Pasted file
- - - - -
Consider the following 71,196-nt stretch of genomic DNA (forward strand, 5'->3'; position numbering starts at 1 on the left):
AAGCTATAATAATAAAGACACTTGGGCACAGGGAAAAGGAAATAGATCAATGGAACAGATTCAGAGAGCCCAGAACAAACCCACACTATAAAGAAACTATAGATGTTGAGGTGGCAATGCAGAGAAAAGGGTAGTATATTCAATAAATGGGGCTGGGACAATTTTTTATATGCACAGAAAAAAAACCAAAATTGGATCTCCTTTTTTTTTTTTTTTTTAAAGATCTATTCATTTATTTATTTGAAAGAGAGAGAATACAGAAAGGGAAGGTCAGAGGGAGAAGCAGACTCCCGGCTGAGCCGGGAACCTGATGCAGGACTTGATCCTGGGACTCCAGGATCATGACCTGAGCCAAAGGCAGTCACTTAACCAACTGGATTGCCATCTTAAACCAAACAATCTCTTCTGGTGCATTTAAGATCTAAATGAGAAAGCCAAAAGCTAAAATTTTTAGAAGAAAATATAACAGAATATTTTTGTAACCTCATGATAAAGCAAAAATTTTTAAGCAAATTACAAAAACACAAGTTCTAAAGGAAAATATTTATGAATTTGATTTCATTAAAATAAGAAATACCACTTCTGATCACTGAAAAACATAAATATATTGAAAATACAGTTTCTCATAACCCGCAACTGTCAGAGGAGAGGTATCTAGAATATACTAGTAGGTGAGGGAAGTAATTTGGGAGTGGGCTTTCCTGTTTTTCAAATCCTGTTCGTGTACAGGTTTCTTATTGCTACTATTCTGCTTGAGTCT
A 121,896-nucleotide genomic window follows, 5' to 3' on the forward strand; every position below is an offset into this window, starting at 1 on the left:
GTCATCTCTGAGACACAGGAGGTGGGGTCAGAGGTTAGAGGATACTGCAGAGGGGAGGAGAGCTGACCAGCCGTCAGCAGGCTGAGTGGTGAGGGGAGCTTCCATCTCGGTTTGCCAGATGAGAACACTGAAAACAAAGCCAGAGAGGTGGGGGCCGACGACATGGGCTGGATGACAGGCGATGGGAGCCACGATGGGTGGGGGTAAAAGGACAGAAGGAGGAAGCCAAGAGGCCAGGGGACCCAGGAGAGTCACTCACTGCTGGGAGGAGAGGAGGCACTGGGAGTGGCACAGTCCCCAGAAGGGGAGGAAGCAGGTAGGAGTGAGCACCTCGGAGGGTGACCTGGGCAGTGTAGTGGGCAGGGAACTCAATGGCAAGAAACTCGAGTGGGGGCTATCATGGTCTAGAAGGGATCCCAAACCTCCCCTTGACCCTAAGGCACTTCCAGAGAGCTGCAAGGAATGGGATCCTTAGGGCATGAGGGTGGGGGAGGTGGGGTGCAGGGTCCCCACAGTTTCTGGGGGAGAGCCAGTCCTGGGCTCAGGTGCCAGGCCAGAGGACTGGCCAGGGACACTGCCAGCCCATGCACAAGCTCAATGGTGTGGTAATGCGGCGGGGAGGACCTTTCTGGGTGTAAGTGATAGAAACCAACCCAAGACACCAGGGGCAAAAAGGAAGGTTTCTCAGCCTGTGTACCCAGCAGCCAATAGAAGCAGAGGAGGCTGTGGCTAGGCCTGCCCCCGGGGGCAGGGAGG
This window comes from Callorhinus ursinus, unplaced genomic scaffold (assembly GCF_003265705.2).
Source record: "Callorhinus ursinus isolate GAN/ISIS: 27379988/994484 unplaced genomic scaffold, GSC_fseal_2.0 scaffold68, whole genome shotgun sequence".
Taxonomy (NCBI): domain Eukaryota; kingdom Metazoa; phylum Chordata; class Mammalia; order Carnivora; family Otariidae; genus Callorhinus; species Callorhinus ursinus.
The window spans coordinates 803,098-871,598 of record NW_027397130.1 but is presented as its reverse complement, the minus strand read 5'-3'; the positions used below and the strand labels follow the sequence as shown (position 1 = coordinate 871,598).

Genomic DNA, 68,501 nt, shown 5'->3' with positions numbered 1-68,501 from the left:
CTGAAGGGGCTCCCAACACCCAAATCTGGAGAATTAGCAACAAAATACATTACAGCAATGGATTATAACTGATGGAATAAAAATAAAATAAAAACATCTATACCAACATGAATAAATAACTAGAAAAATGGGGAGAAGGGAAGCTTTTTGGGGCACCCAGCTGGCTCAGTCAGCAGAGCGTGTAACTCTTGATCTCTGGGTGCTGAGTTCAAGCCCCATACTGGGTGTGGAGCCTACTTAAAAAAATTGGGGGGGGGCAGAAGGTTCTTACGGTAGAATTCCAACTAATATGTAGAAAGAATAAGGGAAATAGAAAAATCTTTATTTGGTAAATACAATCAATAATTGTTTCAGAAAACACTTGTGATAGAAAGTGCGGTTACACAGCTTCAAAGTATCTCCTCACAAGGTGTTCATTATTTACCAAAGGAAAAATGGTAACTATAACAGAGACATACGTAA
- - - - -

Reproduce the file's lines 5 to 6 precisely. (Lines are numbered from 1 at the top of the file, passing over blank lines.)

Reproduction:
This window comes from Callorhinus ursinus, unplaced genomic scaffold (assembly GCF_003265705.2).
Source record: "Callorhinus ursinus isolate GAN/ISIS: 27379988/994484 unplaced genomic scaffold, GSC_fseal_2.0 scaffold68, whole genome shotgun sequence".